Elizabeth Warren admitted on Wednesday night for the first time that she told Harvard University and the University of Pennsylvania of her Native American heritage — in contrast to her previous claim that she was unaware Harvard had listed her as a minority professor until recently.
The Democratic Massachusetts Senate candidate told the Boston Globe, “At some point after I was hired by them, I … provided that information to the University of Pennsylvania and Harvard.”
So it turns out that only reason that she identified as Native American wasn’t so she could find people with whom to have lunch? Stalinists everywhere are shocked. (I note as an aside, that even her supporters apparently never even believed that argument, conjuring up convoluted alternative theories that really only had one basic problem–that they weren’t actually what she said. Which always struck me as sort of odd that they would defend her so vociferously when even they didn’t believe her story.)
I realize that apparently only Stalinists and right-wing crazies are concerned about the legal and ethical issues raised by the nation’s most prominent law professor and law school filing inaccurate EEOC reports. But on the off-chance that others might be, the relevant standard for identifying oneself as Native American is “a person having origins in any of the original peoples of North America and who maintains cultural identification through tribal affiliation or community recognition.’’ Based on available information Warren fits neither of these criteria. To the best of my knowledge she does not claim that she qualified under either of these criteria or provided any evidence that she does. And if any supporting evidence was going to come out obviously it would have done so by now.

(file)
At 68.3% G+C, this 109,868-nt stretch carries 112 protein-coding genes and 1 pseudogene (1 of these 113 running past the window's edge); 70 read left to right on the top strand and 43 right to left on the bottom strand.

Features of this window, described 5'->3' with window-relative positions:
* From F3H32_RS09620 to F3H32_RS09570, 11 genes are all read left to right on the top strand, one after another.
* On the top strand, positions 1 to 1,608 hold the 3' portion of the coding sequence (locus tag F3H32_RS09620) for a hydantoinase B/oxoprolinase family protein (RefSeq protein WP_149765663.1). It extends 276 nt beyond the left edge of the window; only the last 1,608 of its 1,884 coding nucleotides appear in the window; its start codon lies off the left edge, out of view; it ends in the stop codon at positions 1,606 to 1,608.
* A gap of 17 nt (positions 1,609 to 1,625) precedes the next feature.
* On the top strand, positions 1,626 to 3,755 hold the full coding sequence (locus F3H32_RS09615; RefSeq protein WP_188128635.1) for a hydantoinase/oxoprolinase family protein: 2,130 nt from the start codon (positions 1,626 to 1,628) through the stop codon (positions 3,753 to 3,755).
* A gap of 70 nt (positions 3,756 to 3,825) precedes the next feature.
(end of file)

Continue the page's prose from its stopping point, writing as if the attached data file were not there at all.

Oddly, though, Warren also reasserted that she is “she is ‘proud’ of her Native American heritage, which she said is a ‘part of who I am.'” Except, of course, it isn’t actually part of who she is. And, in my opinion, it seems awfully patronizing to real Cherokees that she insists on continuing to wear this false identity like it is some sort of trinket to show off and make her seem more interesting or something. No wonder they are getting increasingly incensed–I’m sure I would feel the same way were I in their position. I honestly don’t get why she doesn’t just come clean and apologize, as David Cornsilk suggests, and say something like, “Look, this was a family story that got out of hand. I admire the Cherokee people and their history. But it was wrong for me to have claimed Cherokee heritage and while I meant no disrespect I understand now that my actions were disrespectful to real Cherokees.” For what it is worth, I think Penn and Harvard should do the same and correct their relevant records too. But, in my personal opinion, it is just wrong and insulting to real Cherokees to continue to insist that being Cherokee is part of who she is and to think that somehow that the Cherokee people will be flattered or honored because she wants to claim them for some reason. As they note, “it isn’t who you claim, but instead, who claims you. We don’t claim you.” Well said. Really, enough is enough already.